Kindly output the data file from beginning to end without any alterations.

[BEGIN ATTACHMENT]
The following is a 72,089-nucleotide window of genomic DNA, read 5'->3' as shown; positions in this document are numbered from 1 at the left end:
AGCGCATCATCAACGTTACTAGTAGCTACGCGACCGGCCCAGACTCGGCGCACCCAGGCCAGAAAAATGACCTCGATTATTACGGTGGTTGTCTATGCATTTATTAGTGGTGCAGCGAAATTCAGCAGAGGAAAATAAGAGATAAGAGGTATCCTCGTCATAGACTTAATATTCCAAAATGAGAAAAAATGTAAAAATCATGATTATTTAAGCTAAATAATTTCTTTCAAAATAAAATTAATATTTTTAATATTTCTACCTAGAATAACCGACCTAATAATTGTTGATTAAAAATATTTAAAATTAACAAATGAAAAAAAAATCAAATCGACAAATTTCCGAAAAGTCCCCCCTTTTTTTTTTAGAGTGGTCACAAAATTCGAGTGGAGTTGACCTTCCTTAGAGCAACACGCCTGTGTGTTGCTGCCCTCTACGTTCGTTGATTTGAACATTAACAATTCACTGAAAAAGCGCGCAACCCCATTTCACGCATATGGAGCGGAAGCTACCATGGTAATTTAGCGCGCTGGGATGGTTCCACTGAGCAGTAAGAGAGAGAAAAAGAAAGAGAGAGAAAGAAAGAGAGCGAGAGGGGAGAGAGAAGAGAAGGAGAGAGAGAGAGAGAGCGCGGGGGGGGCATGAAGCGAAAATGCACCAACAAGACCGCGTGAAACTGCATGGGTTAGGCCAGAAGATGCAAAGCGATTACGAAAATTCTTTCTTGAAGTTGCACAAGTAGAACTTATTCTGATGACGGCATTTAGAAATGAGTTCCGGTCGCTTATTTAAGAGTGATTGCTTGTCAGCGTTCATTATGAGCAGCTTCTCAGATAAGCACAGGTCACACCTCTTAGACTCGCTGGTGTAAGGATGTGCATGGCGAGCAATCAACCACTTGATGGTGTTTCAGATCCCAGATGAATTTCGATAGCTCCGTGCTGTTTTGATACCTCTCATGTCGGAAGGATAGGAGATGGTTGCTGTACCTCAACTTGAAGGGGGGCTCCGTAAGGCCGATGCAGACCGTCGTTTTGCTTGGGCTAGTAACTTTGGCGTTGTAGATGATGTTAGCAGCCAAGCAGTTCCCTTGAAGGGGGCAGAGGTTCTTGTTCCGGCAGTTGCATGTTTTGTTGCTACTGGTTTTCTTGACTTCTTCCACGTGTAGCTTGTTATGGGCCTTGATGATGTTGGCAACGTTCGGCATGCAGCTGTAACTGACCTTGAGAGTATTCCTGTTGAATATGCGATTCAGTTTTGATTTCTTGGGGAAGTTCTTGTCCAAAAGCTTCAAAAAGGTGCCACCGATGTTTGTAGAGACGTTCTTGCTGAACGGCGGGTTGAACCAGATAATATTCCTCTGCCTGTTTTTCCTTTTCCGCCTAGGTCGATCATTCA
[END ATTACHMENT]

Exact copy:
The following is a 72,089-nucleotide window of genomic DNA, read 5'->3' as shown; positions in this document are numbered from 1 at the left end:
AGCGCATCATCAACGTTACTAGTAGCTACGCGACCGGCCCAGACTCGGCGCACCCAGGCCAGAAAAATGACCTCGATTATTACGGTGGTTGTCTATGCATTTATTAGTGGTGCAGCGAAATTCAGCAGAGGAAAATAAGAGATAAGAGGTATCCTCGTCATAGACTTAATATTCCAAAATGAGAAAAAATGTAAAAATCATGATTATTTAAGCTAAATAATTTCTTTCAAAATAAAATTAATATTTTTAATATTTCTACCTAGAATAACCGACCTAATAATTGTTGATTAAAAATATTTAAAATTAACAAATGAAAAAAAAATCAAATCGACAAATTTCCGAAAAGTCCCCCCTTTTTTTTTTAGAGTGGTCACAAAATTCGAGTGGAGTTGACCTTCCTTAGAGCAACACGCCTGTGTGTTGCTGCCCTCTACGTTCGTTGATTTGAACATTAACAATTCACTGAAAAAGCGCGCAACCCCATTTCACGCATATGGAGCGGAAGCTACCATGGTAATTTAGCGCGCTGGGATGGTTCCACTGAGCAGTAAGAGAGAGAAAAAGAAAGAGAGAGAAAGAAAGAGAGCGAGAGGGGAGAGAGAAGAGAAGGAGAGAGAGAGAGAGAGCGCGGGGGGGGCATGAAGCGAAAATGCACCAACAAGACCGCGTGAAACTGCATGGGTTAGGCCAGAAGATGCAAAGCGATTACGAAAATTCTTTCTTGAAGTTGCACAAGTAGAACTTATTCTGATGACGGCATTTAGAAATGAGTTCCGGTCGCTTATTTAAGAGTGATTGCTTGTCAGCGTTCATTATGAGCAGCTTCTCAGATAAGCACAGGTCACACCTCTTAGACTCGCTGGTGTAAGGATGTGCATGGCGAGCAATCAACCACTTGATGGTGTTTCAGATCCCAGATGAATTTCGATAGCTCCGTGCTGTTTTGATACCTCTCATGTCGGAAGGATAGGAGATGGTTGCTGTACCTCAACTTGAAGGGGGGCTCCGTAAGGCCGATGCAGACCGTCGTTTTGCTTGGGCTAGTAACTTTGGCGTTGTAGATGATGTTAGCAGCCAAGCAGTTCCCTTGAAGGGGGCAGAGGTTCTTGTTCCGGCAGTTGCATGTTTTGTTGCTACTGGTTTTCTTGACTTCTTCCACGTGTAGCTTGTTATGGGCCTTGATGATGTTGGCAACGTTCGGCATGCAGCTGTAACTGACCTTGAGAGTATTCCTGTTGAATATGCGATTCAGTTTTGATTTCTTGGGGAAGTTCTTGTCCAAAAGCTTCAAAAAGGTGCCACCGATGTTTGTAGAGACGTTCTTGCTGAACGGCGGGTTGAACCAGATAATATTCCTCTGCCTGTTTTTCCTTTTCCGCCTAGGTCGATCATTCA